Musculoskeletal systemCase Type
González Méndez V, Merino Sánchez C, Bermejo Moríñigo A, Alcalá-Galiano A, Marín Toribio APatient
66 years, male
A 66-year-old man was referred to our hospital with a slow-growing mass on his left leg. He did not report pain, weakness or weight loss. The mass was firm and the skin was intact.
Ultrasound images show a 5 cm soft tissue mass located in the deep tissues subjacent to the superficial fascia (Fig. 1a). It appears to be densely calcified. Colour Doppler does not detect intralesional blood flow, probably due to the extensive calcification (Fig. 1b).
Conventional radiographs show a large soft-tissue mass and confirm extensive calcification (Fig. 2a, b). CT shows small, granular, streaky and amorphous calcification located in the center of the mass (Fig. 3a, b).
On MR images the central calcified area, with low intensity on both T1WI and fat-saturated DP-WI sequences, may be appreciated. The unmineralised peripheral area shows low-intermediate intensity on T1WI and high signal on fat-saturated PD-WI (Figs. 4a-d). Contrast-enhanced MRI exhibits peripheral, nodular and heterogeneous enhancement (Fig. 4d).
Extraskeletal mesenchymal chondrosarcoma (EMC) is a rare malignancy characterised by a biphasic histologic pattern of small undifferentiated round cells and islands of well-differentiated cartilaginous matrix. It represents about 2% of all soft-tissue sarcomas . The three histologic types are myxoid, mesenchymal, and low grade, which is much less frequent.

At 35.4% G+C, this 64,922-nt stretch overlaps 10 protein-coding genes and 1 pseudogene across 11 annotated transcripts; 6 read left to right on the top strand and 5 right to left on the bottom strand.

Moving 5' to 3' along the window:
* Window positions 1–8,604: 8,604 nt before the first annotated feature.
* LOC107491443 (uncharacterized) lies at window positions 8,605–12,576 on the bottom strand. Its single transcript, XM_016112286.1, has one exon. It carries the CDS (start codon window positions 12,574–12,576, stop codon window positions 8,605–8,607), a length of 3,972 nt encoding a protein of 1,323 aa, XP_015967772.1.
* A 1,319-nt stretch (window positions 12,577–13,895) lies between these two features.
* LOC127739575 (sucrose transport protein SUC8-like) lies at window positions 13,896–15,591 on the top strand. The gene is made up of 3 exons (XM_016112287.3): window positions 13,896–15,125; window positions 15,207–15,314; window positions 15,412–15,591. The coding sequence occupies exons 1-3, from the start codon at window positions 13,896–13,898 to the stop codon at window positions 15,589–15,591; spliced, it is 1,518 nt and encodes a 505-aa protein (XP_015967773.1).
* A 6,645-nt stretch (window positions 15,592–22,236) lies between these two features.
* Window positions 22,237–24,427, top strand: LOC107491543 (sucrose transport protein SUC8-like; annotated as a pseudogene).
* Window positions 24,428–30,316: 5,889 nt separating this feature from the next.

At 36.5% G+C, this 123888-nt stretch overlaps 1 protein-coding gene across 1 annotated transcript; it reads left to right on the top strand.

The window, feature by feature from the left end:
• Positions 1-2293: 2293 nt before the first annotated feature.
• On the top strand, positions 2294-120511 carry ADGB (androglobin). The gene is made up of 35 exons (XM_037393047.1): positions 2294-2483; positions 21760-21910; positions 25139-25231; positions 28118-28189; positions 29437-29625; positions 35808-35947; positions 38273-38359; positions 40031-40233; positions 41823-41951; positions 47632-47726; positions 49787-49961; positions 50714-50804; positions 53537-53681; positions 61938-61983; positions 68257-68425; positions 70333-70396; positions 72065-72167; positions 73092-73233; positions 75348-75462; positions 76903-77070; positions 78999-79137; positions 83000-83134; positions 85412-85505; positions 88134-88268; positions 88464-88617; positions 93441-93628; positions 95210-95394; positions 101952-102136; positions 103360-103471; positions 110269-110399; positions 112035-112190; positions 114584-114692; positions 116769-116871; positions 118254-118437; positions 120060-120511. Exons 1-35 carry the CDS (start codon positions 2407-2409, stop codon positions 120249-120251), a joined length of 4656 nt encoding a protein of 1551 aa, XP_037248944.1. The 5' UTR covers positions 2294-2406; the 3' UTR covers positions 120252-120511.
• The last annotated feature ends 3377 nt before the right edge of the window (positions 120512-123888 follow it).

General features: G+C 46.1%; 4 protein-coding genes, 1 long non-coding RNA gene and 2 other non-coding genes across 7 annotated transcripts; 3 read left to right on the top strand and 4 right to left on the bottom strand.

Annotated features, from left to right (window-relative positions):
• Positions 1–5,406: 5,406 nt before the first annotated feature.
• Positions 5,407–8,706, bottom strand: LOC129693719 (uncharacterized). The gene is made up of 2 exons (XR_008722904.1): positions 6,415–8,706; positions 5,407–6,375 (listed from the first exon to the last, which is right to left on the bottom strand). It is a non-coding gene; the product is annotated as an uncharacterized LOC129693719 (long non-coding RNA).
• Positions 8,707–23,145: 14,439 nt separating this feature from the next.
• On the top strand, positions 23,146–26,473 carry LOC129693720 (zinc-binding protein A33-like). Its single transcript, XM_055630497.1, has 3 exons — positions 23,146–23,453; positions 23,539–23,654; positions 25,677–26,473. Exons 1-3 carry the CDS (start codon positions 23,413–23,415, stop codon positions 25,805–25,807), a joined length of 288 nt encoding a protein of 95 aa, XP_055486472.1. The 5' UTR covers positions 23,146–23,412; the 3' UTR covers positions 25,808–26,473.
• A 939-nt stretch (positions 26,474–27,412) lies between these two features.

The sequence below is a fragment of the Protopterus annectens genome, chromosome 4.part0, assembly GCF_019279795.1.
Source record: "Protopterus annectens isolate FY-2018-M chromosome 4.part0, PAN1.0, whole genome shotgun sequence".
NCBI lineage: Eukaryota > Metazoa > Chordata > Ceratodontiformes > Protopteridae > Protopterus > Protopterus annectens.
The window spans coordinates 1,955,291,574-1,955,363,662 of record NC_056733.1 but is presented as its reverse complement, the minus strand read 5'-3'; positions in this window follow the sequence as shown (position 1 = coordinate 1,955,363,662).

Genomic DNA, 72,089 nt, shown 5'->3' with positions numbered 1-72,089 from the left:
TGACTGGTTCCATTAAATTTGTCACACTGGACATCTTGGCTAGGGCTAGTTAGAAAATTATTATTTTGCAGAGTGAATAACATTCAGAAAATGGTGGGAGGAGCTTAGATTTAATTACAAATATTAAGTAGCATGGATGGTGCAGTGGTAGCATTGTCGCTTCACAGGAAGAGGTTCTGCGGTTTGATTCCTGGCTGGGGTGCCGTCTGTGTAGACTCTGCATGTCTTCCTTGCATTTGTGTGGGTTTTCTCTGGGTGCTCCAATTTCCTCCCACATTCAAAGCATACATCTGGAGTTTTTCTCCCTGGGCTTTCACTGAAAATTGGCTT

Epidemiologically, the myxoid subtype is more frequent in men around 50 years of age, whereas the mesenquimal subtype is more prevalent in young adult women .
Clinical presentation is nonspecific, presenting frequently as a slow-growing painless mass. In this clinical setting, radiography and ultrasound are usually the first tests requested in our institution. Depending on the findings, subsequent MRI and/or CT will be performed.
Calcification is present in about 67% of the cases . Ring and arc or granular mineralisation is an important diagnostic sign, therefore CT is useful in the diagnosis, allowing analysis of the mineralisation pattern.
MRI allows to exclude fatty component and bone and vascular involvement. MRI appearance depends on the degree of calcification of the lesion.
The non-mineralised area is usually isointense on T1WI and of high to intermediate intensity on T2WI, whereas the calcified zone has low intensity on both sequences. A diffuse heterogeneous enhancement, suggesting abundant blood flow, has been reported both in the calcified and non-calcified areas [2, 3].
The differential diagnosis of EMC includes extraskeletal osteosacoma (EO), synovial sarcoma, myositis ossificans and undifferentiated pleomorphic sarcoma (malignant fibrous histiocytoma).
Dense cloud-like calcification instead of ring-and-arc mineralisation helps to distinguish EO from EMC .
Myositis ossificans usually shows rim or peripheral mineralisation after 4-6 weeks and demonstrates areas of fatty infiltration between bone trabeculae .
It is difficult to distinguish synovial sarcoma and undifferentiated pleomorphic sarcoma from EMC. Both of them may show erosion or invasion of adjacent bone. Synovial sarcoma usually is located around the joints .
Final diagnosis needs a histological confirmation, in our case an excisional biopsy was performed.
The recommended treatment of EMC is resection with wide surgical margins. The effectiveness of chemotherapy and radiotherapy remain poorly defined .
Written informed patient consent for publication has been obtained.
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